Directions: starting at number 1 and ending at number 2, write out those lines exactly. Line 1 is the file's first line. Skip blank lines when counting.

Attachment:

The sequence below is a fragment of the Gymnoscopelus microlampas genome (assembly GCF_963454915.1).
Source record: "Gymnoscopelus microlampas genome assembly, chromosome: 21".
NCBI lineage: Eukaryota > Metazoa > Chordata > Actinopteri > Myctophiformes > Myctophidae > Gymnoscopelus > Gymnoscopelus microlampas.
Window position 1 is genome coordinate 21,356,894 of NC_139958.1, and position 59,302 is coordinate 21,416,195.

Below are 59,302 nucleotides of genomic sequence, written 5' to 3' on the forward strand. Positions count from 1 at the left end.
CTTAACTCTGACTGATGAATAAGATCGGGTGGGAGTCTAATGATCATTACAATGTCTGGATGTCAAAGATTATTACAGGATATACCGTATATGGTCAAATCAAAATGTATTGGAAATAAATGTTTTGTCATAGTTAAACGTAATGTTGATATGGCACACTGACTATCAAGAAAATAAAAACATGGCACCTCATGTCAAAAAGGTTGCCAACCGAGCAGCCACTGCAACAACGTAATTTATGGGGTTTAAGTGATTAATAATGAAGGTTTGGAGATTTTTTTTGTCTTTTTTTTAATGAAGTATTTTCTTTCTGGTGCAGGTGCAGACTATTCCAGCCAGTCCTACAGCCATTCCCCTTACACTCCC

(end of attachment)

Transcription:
The sequence below is a fragment of the Gymnoscopelus microlampas genome (assembly GCF_963454915.1).
Source record: "Gymnoscopelus microlampas genome assembly, chromosome: 21".